The surprise in this run was Mickey (Jon Voigt). He is always the most disruptive, negative, corrupting influence. Yet in this run, he presents something akin to honor. He actually encourages Bunchy/Brendan (Dash Mihok) to go to his wife, Teresa (Alyssa Diaz), and bring her home from the mental health facility where her family left her. Mickey’s declaration that the people inhabiting this facility are “beautiful, broken people” is sincere.  His asking a clearly troubled woman if she has anyone who loves her earns her “if I did, do you think I’d be here?” pleads his case to Bunchy more powerfully than any of his inappropriately phrased attempts possibly could. None of the scenes come off as forced which is testament to the skill of the show runners when they are on track.

There are revelations about Teresa that suggest that Bunchy might have wanted to get to know her a little better beforehand, but his heart and intent behind his actions are undeniable. He brings back an item from her place and tells her brother plainly “we don’t turn anybody away”  referring to the Donovan family motto. His delivery of this pronouncement and later follow through explaining to Teresa as she lies in her heavily medicated haze that she is his “wonder woman” is why we so often pull for this character. The end sequence road trip moment between Mickey and Bunchy stands to yield some memorable moments in the next run.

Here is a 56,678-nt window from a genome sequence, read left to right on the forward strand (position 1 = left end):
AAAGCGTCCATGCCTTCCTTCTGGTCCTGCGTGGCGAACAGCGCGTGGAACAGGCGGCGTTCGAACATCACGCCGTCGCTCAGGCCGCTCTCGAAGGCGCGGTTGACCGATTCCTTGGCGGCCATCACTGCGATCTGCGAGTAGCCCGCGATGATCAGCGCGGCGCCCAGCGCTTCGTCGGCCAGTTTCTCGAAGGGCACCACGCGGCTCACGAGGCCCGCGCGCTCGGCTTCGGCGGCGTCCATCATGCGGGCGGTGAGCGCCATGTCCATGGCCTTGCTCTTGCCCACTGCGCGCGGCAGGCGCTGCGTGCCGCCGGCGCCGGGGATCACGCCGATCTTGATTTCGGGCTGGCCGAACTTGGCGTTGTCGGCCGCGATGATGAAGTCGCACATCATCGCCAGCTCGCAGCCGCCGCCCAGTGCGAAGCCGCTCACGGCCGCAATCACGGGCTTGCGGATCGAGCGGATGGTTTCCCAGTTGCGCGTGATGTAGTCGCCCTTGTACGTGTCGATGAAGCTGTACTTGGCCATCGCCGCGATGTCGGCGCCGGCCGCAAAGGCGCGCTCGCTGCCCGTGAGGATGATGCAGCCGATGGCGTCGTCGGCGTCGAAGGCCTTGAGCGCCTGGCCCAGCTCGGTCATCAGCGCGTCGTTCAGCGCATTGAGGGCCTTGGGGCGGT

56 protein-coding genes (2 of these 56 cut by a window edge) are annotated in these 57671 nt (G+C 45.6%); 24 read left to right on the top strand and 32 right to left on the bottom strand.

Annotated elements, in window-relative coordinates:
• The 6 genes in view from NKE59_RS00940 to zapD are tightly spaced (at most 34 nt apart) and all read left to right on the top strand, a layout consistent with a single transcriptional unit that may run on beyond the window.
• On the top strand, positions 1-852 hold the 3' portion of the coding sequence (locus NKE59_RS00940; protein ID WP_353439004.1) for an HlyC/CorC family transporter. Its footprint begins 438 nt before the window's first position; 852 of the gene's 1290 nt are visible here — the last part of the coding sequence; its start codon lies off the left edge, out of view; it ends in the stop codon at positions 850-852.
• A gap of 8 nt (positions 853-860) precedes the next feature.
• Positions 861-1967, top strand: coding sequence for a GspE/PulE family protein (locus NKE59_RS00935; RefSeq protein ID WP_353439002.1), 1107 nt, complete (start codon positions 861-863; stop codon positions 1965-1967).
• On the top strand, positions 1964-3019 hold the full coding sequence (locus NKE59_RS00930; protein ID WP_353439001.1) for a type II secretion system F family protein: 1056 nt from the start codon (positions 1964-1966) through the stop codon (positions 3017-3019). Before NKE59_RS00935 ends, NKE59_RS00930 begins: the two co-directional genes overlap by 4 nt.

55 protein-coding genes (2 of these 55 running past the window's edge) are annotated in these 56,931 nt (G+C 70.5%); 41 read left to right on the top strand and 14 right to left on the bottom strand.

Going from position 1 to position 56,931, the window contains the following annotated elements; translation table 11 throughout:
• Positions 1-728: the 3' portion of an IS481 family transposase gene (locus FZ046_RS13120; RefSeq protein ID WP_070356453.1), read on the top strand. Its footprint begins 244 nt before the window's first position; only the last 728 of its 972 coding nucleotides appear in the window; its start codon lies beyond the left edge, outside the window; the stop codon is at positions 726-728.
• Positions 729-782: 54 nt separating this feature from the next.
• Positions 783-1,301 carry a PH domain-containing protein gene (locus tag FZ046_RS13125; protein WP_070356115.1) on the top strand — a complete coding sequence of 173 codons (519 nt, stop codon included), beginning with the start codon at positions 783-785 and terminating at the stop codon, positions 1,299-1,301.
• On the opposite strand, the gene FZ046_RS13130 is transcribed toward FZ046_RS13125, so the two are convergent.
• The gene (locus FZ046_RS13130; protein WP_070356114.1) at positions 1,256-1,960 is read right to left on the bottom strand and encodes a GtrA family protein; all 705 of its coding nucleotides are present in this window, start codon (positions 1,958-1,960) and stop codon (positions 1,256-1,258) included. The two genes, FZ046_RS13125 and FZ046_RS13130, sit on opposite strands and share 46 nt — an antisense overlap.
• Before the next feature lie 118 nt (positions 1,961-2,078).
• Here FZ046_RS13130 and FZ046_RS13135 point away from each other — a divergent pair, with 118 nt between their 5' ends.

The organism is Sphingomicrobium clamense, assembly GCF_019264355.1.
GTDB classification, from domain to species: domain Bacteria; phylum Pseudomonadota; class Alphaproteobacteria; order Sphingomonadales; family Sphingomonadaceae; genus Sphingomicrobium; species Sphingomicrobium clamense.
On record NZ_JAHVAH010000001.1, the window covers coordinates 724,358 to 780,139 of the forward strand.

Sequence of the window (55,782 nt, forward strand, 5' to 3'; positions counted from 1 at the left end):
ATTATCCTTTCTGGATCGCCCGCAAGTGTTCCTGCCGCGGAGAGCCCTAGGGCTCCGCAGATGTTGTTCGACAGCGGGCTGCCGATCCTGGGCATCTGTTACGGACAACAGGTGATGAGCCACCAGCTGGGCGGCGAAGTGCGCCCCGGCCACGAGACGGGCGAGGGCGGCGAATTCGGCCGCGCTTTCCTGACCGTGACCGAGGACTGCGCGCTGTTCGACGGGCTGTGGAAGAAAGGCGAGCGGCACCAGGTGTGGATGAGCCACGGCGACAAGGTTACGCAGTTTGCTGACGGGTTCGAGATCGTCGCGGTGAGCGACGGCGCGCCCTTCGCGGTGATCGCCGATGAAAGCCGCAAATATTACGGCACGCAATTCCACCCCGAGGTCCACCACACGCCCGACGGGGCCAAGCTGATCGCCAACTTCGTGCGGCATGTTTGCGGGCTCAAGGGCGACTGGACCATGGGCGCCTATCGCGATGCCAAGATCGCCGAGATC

There are bad things coming. Ray is preparing, as nicely intuited with his vault visit at Ezra’s. This is not a light family fare show. There is darkness yet to come, but with the fixer back in play and his support system via both his families at his back, the outcome for Ray Donovan is far less grim. “The Texan” maintains the standard to which we are accustomed, assuring us that Ray Donovan is simply outstanding and well worth your time.